Partnering with HIV specialists, organizations, and pharmacists
Family physicians who are unsure about initiating PrEP might consider referring complex patients, such as those with unclear eligibility or active HBV infection, to an infectious disease or HIV specialist or clinic for the initial evaluation. Once a patient has been started on PrEP, quarterly monitoring is simple and can be easily completed in a family medicine practice.
Depending on location and available services, pharmacists and local HIV and AIDS organizations might provide behavioral and adherence counseling and repeat testing during follow-up appointments. In our experience, working with a primary pharmacy that is familiar with patient assistance programs and prior authorization requirements facilitates smoother prescribing. The result? Lower cost to patients because of knowledge of copays and other assistance programs and willingness to use these secondary payers.
Bringing PrEP into the practice is workable
Providing PrEP is well within your scope of practice as a family physician. To assist you in making PrEP an effective component of your practice, we provide a list of sources of PrEP support in TABLE 5.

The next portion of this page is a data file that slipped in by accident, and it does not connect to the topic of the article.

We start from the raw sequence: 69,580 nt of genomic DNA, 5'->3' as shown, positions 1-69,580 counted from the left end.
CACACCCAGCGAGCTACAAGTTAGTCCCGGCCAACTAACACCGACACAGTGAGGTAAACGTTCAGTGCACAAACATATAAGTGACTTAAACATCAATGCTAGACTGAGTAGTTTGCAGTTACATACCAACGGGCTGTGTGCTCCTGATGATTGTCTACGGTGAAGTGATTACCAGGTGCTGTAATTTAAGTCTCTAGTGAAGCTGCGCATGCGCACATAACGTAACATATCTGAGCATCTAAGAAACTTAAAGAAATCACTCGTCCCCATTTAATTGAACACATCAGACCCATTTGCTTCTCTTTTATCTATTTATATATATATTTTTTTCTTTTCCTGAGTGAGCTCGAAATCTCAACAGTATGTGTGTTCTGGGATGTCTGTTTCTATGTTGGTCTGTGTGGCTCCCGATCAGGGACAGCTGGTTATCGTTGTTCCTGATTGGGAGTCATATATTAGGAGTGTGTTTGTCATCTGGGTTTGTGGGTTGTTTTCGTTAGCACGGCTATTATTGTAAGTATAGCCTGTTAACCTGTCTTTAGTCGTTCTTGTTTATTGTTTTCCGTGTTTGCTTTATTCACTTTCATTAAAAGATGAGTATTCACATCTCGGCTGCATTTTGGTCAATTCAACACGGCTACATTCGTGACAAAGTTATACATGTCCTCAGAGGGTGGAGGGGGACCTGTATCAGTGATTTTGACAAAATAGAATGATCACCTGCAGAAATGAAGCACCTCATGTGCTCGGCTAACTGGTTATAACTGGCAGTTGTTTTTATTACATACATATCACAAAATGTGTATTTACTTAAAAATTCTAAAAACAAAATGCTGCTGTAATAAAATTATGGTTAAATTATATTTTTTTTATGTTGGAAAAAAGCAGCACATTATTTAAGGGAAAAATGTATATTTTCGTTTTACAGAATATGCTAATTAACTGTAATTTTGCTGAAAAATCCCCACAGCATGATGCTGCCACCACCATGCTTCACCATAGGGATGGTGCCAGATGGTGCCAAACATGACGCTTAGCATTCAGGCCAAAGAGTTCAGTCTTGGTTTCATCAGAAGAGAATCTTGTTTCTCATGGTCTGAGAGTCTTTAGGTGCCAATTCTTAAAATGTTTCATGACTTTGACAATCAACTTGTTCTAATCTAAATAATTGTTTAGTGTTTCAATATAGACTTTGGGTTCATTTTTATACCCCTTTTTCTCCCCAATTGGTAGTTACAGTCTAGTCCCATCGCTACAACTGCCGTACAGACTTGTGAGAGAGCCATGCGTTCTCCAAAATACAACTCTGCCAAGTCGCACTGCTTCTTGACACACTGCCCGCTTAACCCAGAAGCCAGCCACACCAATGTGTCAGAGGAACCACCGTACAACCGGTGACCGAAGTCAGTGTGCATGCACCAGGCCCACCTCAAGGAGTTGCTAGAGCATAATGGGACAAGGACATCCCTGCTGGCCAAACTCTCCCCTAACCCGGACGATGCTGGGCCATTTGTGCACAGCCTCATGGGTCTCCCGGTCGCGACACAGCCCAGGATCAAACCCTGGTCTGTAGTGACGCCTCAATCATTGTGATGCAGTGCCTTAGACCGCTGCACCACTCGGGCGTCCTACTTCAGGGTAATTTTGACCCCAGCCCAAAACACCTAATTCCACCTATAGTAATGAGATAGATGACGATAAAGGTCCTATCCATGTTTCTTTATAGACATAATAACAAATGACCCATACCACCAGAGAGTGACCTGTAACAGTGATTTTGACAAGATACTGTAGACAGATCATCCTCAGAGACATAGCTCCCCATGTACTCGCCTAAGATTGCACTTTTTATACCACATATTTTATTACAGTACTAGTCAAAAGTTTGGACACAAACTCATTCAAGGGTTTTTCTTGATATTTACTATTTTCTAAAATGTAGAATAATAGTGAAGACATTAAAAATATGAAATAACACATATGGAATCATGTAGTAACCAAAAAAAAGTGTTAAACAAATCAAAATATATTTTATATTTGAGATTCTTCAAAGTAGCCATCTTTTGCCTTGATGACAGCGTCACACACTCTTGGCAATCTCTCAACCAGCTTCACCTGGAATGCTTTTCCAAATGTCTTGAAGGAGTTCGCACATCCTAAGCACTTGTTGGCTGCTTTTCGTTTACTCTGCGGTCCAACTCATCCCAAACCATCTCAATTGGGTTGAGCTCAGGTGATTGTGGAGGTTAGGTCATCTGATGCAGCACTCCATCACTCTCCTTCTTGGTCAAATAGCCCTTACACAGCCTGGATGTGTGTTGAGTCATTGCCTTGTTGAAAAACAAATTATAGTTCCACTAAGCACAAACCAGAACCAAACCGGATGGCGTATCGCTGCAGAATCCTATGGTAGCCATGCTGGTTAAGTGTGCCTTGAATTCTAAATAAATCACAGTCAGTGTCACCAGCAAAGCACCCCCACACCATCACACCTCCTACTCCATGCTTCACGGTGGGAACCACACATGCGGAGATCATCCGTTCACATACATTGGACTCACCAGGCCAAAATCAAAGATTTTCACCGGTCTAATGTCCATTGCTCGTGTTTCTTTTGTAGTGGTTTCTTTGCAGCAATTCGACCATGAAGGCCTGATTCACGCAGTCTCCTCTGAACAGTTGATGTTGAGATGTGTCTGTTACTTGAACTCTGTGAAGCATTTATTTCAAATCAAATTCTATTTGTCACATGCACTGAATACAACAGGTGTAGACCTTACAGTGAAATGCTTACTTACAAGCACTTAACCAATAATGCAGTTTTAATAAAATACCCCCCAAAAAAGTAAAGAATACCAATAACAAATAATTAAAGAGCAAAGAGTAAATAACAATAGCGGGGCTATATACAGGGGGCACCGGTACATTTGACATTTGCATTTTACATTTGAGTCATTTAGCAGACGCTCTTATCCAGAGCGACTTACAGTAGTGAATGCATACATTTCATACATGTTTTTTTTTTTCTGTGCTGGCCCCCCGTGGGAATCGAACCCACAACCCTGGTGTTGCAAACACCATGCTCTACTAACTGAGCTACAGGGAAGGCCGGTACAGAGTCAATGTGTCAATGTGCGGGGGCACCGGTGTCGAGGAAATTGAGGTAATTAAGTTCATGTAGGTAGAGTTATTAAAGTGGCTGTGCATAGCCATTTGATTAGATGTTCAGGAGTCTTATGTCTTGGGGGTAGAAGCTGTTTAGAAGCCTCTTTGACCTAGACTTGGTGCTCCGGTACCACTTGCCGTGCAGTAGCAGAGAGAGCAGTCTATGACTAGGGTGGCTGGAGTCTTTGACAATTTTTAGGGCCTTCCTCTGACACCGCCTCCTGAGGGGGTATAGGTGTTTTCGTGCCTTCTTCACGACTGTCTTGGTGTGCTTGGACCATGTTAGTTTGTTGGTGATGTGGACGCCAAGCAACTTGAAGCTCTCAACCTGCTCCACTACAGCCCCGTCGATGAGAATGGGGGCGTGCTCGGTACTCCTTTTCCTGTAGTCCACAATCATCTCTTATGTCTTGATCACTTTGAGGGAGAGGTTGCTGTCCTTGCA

Because some physicians might still be reluctant to prescribe PrEP for patients who maintain their risk of HIV acquisition, we recommend that you think of PrEP as you do about statins. Discussing diet and exercise as a means of reducing cardiovascular events for every patient with hyperlipidemia is often insufficient; most physicians therefore also prescribe medication for patients who cannot change behaviors sufficiently to modify their cardiovascular risk factors. Similarly, you now have a preventive for HIV—a costly, lifelong infection—that is as cost-effective as statins are.26,33
Joanne D. Stekler, MD, MPH, Box 359931, Harborview Medical Center, 325 9th Avenue, Seattle, WA 98104; email@example.com.